Can We Just Be a Healthy Dog?

At a recent meeting we held to discuss issues going on in our denomination, one of our pastors stated that we are part of a disintegrating denomination. One person said that we are part of a dysfunctional denomination. And one pastor said that he would like our presbytery to just be a healthy dog. It raised the question: regardless of what the other “dogs” are doing, can we just be a healthy dog?

My wife is a dog lover. I have friends who are dog lovers. We have a family member who works at an animal shelter, rescuing sick, injured, or unwanted dogs. We have another family member that adopted a Katrina dog – a dog that had been traumatized by Hurricane Katrina and is now experiencing the love and stability of a healthy home. If you want your dog to be healthy, what do you do?

You would be concerned about their physical health. You would feed them healthy food in healthy portions. You would take them to the vet to get their shots. You would bathe them and keep them clean. You would keep them away from dogs with lice, fleas, and tics. You would keep them away from vicious dogs that have been trained to attack. You would provide a healthy environment. You would create a home and a culture that is caring, loving, honest, and respectful. You would act consistently so that the dog would know what to expect. You would invite your friends to bring their healthy dogs over to your house. You would let them play together in your yard. You would put a fence around your yard, so your dogs wouldn’t run out into the street and get hit by a car, and to keep out the unhealthy animals that might infect your dogs. You would seek to minimize or eliminate unhealthy exposure. You would seek to both protect and strengthen your dog, knowing that they can move out into a challenging world if they have a healthy environment to come back home to.

As we have tried to cultivate a “healthy dog” presbytery, we have focused on being spiritual, missional, and relational. In 2003, we adopted the Essential Tenets and Reformed Distinctives as a statement of faith, carrying on the orthodox, Biblical, Reformed faith handed down to us by our forebears. We believe an emphasis on spiritual formation, spiritual practices, and spiritual disciplines is important for a healthy community. In 2008, we adopted a statement of our missional vision, saying that we were no longer primarily a governing body, that we are now primarily a relational community, and that we hope to someday become primarily a mission agency. God by nature is a sending God and we are His sent people. We are seeking to discover what God is up in our world and discern where Christ is inviting us to participate in the work of the Holy Spirit. We know that all effective ministry is relational. It is always about relationships. Without relationships, ministry does not happen. God, in His very nature, is a relational God. This is the Trinity. The Father, Son, and Holy Spirit are in relationship with one another, and invite us into a covenant relationship with God through His only Son Jesus Christ, and into a covenant relationship with a community of Jesus’ followers.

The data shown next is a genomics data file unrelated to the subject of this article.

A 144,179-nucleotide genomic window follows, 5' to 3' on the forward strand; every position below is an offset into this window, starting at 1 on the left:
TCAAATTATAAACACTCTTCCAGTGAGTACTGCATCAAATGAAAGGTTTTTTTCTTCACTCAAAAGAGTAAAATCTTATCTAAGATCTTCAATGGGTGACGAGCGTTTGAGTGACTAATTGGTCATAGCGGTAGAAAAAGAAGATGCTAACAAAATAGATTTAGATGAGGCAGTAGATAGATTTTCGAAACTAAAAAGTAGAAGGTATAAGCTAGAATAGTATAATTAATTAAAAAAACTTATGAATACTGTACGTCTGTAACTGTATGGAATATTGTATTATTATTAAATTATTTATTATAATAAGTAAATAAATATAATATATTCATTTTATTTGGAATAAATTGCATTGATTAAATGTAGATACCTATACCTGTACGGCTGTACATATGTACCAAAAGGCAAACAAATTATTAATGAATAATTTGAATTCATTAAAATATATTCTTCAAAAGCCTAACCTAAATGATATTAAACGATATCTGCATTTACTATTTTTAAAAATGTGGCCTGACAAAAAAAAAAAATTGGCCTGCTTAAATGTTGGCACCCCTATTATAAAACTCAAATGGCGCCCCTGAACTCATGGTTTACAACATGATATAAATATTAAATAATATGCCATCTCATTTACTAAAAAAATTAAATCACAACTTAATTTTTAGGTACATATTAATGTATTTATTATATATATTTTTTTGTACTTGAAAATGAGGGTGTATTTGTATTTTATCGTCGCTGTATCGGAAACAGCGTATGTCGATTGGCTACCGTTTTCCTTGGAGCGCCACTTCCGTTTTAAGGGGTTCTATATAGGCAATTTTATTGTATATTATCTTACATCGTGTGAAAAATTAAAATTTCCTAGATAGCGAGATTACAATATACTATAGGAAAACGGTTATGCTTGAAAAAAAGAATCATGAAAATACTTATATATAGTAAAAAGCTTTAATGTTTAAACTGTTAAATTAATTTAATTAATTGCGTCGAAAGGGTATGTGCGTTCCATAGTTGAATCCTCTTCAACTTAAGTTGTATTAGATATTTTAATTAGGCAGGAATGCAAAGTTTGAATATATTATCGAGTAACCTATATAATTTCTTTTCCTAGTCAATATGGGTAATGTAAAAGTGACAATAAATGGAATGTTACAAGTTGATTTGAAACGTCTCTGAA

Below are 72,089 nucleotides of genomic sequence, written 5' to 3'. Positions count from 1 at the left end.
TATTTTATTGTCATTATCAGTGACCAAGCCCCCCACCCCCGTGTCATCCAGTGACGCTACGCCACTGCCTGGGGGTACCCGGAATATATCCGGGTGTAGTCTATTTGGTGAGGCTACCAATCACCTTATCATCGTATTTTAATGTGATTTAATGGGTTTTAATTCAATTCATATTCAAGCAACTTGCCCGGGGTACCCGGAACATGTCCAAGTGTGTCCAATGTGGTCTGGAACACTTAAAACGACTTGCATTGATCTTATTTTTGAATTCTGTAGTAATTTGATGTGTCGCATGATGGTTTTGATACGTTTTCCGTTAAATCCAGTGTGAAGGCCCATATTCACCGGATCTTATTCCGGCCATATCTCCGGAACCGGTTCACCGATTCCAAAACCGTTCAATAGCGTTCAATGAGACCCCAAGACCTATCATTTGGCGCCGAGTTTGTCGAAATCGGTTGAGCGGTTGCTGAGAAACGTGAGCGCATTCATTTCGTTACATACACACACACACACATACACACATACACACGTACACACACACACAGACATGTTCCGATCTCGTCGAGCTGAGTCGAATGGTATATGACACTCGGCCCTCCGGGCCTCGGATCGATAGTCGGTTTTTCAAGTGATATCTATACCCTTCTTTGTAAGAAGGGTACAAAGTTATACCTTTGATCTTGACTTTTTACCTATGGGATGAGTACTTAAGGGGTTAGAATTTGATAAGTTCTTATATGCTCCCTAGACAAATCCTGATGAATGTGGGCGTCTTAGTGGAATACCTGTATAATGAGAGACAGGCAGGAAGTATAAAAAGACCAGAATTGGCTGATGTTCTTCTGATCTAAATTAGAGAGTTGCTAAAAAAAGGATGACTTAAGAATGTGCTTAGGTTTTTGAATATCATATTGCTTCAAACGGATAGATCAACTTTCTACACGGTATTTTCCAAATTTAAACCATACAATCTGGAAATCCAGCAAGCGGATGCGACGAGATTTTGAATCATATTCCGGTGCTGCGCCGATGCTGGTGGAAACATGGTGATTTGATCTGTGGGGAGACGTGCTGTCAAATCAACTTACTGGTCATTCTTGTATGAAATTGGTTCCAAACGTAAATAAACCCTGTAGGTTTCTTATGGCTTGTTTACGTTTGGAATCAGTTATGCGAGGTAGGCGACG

One of our goals as presbytery is to cultivate a safe, inspiring, encouraging, healthy culture where our members and churches can thrive. In Tim Keller’s book Every Good Endeavor, he says that “in the Reformed view, the purpose of work is to create a culture that honors God and enables people to thrive.” That is what we would like to do as a presbytery. We would like to be a culture that honors God and enables people to thrive. We would like to be a healthy dog.

How can your congregation be a healthy dog, addressing your adaptive challenges, and moving boldly into the mission of God that the Holy Spirit is leading you in to? How can our presbytery be a healthy dog, coming alongside of you, to assist in your missional development? What relationships beyond our presbytery are keeping us from being a healthy dog? What relationships are holding us back in our missional development? What relationships can help us grow as a healthy dog? What is God’s will for us? How can we be both faithful and fruitful?

I think we have a pretty clear understanding of what our challenges are. We know what the questions are. But, we don’t know what the answers are yet. We want to take the next six months to do a lot of listening, have a lot of conversations, and do a lot of praying. We want to hear from you. In our world of rapid, discontinuous change, how can we be faithful to God’s call on our lives to be His missional people? When others might bring us down, and when systems might hold us back, how can we just be a healthy dog?

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